Philosophy club hosts Existence of the Divine panel

(Left to Right) Cynthia Coe, Michael Hundley, Samuel Stanmour, Barton Hasz

Stephen Martin, Staff Reporter

“The question of God’s existence has both longstanding argumentation and prevalence throughout history,” Philosophy and Religious Studies Club President Samuel Stanmour said opening the Existence of the Divine panel last Wednesday. “Questions of God’s existence and questions concerning the nature of God linger behind our society’s most pressing questions: What is justice? How are we to live? What are the rights a person is owed? Is life sacred? How do we care for the planet?”

The colloquium featured philosophy professor Cynthia Coe and religious studies lecturer Michael Hundley discussing “the interlocking influence questions of divinity had on philosophy, theology, history and contemporary politics.” While covering aspects off all religions, the discussion primarily focused on the Abrahamic faiths Judaism, Christianity and Islam.

The guests took turns responding to questions from Stanmour, including questions like, “Why is there something rather than nothing?”, “What is at stake in the debate surrounding God’s existence?” and “Can there be objective moral values without the existence of God?”

One idea that repeatedly came up during the discussion was that humans search for narratives to make sense of the world. Hundley mentioned that this could be why religious people tend to be healthier than nonreligious people.

“People who believe in the existence of a good personal God tend to live longer, they tend to get sick less and they tend to heal faster,” Hundley said. “Social scientists have been trying to figure out the answer [to] why is this, and ultimately I think it’s one that we [don’t] necessarily have a definite answer [to], but one of the ones that people have come up with is this idea that believing in a good God is good for your mental health. It is nice to believe that you are not alone in the world.”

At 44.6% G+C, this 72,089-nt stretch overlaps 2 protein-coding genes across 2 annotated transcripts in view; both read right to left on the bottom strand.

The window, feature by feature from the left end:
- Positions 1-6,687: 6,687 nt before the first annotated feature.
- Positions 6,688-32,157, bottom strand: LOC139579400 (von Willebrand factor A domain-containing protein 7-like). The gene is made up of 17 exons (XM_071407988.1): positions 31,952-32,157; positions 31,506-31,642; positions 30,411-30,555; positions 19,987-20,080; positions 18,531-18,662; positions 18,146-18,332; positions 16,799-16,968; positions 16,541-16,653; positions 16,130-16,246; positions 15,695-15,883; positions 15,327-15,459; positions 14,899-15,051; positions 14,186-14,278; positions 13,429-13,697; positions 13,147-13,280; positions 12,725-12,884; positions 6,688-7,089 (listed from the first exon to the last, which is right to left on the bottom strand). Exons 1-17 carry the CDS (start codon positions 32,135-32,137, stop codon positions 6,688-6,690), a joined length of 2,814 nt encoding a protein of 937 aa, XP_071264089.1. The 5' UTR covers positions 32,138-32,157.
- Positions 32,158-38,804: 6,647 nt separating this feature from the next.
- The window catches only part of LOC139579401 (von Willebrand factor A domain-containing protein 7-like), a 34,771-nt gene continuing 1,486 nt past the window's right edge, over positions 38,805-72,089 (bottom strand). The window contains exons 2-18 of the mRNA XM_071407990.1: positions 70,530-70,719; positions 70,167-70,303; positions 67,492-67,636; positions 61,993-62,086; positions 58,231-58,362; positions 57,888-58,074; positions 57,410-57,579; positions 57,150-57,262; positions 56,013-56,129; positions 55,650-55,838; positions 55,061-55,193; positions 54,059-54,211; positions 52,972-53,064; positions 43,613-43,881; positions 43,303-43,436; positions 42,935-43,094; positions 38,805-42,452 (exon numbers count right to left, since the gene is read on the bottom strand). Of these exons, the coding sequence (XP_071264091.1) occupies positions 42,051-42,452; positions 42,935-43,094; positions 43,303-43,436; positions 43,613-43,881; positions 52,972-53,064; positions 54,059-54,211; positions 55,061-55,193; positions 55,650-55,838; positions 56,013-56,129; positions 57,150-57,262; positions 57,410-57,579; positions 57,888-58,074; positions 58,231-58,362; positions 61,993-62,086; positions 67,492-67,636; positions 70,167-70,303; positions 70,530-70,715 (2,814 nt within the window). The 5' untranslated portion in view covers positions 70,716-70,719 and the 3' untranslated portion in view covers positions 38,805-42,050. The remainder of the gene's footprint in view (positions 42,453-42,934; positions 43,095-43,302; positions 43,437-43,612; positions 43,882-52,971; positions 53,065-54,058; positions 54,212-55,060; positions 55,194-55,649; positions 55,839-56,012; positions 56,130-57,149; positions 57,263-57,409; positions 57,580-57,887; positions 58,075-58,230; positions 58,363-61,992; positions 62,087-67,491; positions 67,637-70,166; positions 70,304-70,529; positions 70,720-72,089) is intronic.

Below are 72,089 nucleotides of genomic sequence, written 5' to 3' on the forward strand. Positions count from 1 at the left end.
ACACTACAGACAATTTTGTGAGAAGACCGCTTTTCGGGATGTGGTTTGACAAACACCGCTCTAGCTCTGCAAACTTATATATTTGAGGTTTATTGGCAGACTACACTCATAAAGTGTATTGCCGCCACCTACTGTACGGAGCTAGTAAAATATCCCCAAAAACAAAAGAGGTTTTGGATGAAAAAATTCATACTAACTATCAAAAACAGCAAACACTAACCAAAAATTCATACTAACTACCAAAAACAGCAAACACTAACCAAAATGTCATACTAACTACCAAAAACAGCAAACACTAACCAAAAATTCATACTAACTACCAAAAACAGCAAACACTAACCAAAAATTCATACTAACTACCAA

Coe stated in response that while these narratives can be helpful, they can also be dangerous if a person is not critical about their beliefs.

“Sometimes the narratives we tell that can offer comfort and a sense of certainty, may lead us in directions of illusion, injustice or violence,” Coe said. “One of the things that radicalizes people is this sense that the world is so corrupt that it needs to be destroyed in order to be cleansed, and so narratives about how the world should be can be comforting, but they can also be enormously destructive if we’re unwilling to ask serious questions about where did we get that narrative of the world.”

The final question asked was “Do we need religious beliefs in order to have hope for society moving forward?” This led Hundley to reflect on a movie he was watching with his son about Pandora’s Box.

“This jar releases all the evils of the world, and they’re out of our control, they’re harassing us, but the one thing we have left is hope,” Hundley said. “Hope remains and hope allows humans to cope with the bad things and the terrible things in the world, and religion definitely has no stranglehold on hope. There’s no monopoly on hope; hope is part of the human condition.”